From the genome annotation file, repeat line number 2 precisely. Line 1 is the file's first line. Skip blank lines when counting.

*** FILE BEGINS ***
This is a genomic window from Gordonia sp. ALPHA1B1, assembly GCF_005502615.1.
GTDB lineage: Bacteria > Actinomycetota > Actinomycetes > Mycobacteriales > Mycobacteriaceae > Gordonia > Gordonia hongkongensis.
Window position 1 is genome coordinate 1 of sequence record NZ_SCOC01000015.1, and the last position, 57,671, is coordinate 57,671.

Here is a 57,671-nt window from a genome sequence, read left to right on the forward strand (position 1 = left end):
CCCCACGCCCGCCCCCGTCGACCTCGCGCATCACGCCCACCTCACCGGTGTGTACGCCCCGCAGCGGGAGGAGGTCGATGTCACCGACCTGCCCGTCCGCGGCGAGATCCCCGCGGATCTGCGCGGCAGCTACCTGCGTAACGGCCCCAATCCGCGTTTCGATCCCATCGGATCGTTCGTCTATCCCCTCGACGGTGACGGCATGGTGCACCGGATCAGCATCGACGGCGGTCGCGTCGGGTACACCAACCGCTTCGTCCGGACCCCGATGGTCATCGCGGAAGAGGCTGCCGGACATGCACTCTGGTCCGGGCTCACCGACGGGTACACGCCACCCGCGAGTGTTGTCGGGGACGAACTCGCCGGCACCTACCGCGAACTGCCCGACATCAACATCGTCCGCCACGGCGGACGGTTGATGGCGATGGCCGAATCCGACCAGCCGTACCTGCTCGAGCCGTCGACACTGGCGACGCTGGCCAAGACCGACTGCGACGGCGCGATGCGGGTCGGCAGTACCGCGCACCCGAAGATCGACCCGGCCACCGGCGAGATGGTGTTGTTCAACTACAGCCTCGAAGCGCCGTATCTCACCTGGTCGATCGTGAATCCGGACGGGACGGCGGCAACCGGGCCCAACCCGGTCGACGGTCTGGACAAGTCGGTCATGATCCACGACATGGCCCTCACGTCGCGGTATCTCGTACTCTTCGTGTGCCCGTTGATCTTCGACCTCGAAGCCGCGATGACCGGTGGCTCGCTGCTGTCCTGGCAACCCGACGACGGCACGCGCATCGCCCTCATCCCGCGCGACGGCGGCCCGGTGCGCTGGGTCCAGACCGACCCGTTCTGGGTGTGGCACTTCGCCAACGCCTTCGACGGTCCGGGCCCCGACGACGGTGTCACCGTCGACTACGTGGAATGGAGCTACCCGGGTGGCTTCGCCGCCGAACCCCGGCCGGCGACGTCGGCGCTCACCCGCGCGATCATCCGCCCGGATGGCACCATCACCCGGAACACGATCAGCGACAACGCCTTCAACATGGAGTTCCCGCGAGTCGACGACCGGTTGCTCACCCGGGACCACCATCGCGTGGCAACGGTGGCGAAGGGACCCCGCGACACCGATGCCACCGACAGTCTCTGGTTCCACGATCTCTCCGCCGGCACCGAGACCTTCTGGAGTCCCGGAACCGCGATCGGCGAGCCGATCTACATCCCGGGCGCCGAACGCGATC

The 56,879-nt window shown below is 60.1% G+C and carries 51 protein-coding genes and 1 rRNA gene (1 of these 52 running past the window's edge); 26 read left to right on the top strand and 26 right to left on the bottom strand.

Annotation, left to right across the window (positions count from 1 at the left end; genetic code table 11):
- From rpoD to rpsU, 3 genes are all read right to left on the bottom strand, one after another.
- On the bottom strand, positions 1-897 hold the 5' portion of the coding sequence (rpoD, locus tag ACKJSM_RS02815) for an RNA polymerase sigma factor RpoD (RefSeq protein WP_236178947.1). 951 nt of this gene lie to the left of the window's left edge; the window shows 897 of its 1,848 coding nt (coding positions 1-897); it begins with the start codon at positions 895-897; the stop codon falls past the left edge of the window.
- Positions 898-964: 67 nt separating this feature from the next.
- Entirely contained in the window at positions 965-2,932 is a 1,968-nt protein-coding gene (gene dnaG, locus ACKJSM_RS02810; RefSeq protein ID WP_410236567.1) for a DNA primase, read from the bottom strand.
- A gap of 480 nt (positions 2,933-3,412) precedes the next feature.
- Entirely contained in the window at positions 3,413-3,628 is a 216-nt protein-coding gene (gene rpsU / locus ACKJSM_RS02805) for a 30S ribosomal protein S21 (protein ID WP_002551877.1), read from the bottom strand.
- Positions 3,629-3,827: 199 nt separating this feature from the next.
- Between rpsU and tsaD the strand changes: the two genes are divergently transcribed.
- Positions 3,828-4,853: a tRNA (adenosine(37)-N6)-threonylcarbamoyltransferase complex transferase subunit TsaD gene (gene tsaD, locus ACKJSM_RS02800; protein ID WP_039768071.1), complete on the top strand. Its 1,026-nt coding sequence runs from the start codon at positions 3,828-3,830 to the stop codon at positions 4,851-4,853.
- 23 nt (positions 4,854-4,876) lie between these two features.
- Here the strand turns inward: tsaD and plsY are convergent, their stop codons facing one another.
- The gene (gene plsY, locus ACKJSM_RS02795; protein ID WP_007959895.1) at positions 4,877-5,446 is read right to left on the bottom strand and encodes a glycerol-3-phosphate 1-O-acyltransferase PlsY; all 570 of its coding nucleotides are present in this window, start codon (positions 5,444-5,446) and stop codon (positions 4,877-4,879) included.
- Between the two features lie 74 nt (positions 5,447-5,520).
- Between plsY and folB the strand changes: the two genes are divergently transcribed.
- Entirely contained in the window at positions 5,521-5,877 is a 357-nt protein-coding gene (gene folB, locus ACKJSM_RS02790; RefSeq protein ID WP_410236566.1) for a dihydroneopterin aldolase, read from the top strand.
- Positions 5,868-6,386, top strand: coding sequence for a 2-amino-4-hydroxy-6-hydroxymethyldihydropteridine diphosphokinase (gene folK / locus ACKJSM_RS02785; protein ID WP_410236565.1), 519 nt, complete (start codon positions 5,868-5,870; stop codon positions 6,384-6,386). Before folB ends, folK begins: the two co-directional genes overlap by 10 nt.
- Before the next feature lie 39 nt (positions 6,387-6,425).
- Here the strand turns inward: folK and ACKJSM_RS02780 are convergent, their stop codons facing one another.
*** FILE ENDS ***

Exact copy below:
GTDB lineage: Bacteria > Actinomycetota > Actinomycetes > Mycobacteriales > Mycobacteriaceae > Gordonia > Gordonia hongkongensis.